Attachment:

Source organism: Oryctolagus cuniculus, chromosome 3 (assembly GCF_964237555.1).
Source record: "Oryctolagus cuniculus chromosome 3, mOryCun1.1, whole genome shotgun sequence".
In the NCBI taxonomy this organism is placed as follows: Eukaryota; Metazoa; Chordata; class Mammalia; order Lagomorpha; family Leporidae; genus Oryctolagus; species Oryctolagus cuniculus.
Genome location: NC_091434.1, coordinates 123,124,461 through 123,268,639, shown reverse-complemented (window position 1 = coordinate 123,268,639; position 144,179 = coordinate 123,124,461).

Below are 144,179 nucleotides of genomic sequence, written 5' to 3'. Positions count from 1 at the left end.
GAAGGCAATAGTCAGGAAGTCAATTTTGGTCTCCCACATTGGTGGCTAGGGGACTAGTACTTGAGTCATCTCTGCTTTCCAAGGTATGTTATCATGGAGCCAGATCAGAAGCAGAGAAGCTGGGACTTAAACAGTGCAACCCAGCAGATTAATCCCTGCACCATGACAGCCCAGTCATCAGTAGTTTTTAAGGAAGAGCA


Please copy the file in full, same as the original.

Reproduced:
Source organism: Oryctolagus cuniculus, chromosome 3 (assembly GCF_964237555.1).
Source record: "Oryctolagus cuniculus chromosome 3, mOryCun1.1, whole genome shotgun sequence".
In the NCBI taxonomy this organism is placed as follows: Eukaryota; Metazoa; Chordata; class Mammalia; order Lagomorpha; family Leporidae; genus Oryctolagus; species Oryctolagus cuniculus.
Genome location: NC_091434.1, coordinates 123,124,461 through 123,268,639, shown reverse-complemented (window position 1 = coordinate 123,268,639; position 144,179 = coordinate 123,124,461).

Below are 144,179 nucleotides of genomic sequence, written 5' to 3'. Positions count from 1 at the left end.
GAAGGCAATAGTCAGGAAGTCAATTTTGGTCTCCCACATTGGTGGCTAGGGGACTAGTACTTGAGTCATCTCTGCTTTCCAAGGTATGTTATCATGGAGCCAGATCAGAAGCAGAGAAGCTGGGACTTAAACAGTGCAACCCAGCAGATTAATCCCTGCACCATGACAGCCCAGTCATCAGTAGTTTTTAAGGAAGAGCA